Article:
Catskill Songs is offered for free streaming and download. Any donations go directly to SFR’s 2019 operating budget.
The Hudson Valley, New York, cooperative label SubFamily Records presents its second compilation of the year and its sixth release overall. Unlike SubFamily’s inaugural compilation SFR 101, which featured advance singles from the label’s slate of 2018 releases, the Bandcamp exclusive Catskill Songs finds this small community of writers and players in bedroom-experimental mode—writing and recording demos under the discipline of a song-a-day challenge undertaken in August of 2018.
Fresh, flawed, and most likely unfinished, Catskill Songs features new material from five SubFamily acts: Macrofone bookends the record with two uncharacteristically electronic songs: the micro-operatic “Body Down” and the toss-off blip-pop of “Caveat.” American Film History’s biting and eloquent “Sad to let you down like this” all but begs someone to make a film just to use this as its keynote song.
Less than two months after the release of his 19-track opus Stubborn Horse (SFR 105), Peter Naddeo serves up a Neil Young-esque roots rocker in “Rag and Bone,” and the ambient choral ballad “Gemini.” Similarly, Hiding Behind Sound’s Sammi Niss contributes a bright guitar pop song (the irresistible “Fact or Fiction”) and the pretty, atmospheric jangle of “Light Brightener.”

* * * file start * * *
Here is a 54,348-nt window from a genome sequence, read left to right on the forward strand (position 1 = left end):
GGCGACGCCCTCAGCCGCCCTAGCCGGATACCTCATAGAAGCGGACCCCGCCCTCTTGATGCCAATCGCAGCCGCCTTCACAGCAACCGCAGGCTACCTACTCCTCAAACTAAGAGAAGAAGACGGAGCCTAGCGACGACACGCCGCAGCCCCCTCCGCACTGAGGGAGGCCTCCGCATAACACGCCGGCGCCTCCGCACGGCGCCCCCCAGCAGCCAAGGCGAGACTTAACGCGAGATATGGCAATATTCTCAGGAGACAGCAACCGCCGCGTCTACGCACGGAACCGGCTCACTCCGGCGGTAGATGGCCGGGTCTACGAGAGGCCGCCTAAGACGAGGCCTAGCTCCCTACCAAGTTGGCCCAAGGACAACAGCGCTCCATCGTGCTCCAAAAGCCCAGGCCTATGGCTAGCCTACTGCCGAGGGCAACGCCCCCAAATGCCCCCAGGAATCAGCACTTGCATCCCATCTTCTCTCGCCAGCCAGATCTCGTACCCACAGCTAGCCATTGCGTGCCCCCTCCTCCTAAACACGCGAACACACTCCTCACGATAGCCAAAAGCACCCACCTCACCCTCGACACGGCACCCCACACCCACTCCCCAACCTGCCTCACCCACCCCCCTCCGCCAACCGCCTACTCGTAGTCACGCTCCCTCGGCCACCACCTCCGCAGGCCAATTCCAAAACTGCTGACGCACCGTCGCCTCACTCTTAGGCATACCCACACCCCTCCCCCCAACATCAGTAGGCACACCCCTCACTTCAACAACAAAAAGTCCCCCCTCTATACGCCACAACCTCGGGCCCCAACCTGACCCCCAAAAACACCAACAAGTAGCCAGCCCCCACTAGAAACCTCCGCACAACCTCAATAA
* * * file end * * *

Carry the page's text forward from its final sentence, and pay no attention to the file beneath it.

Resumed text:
Sitting in the middle of the release is “Core,” an elusive, wafting, and sludgy indie rock mood piece by Battle Ave., whose songwriter, Jesse Alexander, initiated and managed the song-a-day challenge that led to this release. “This exercise has been incredibly liberating for me as a songwriter,” says Alexander. “By imposing a time limit, I feel like you erase any chance of overthinking. You are forced to grasp and work with any idea that flies past you, which often leads you far outside your comfort zone as a writer.”
Macrofone’s John Burdick adds, “we’re all fairly handy in our own ways with self-recording, so these aren’t pure song demos in the ‘whispered-into-a-boom box’ sense. For me, arranging and production often enter the picture at a very early stage of writing and demoing, which is not the Tin Pan Alley way.”
After the decision was made to release some fruits of the songwriting challenge as a demo compilation, the writers were given a week or two to develop the songs or tidy up the mixes as required. But nothing here is terribly tidy. It is however, a good and fun listen and an auspicious portent for SubFamily Record’s 2019.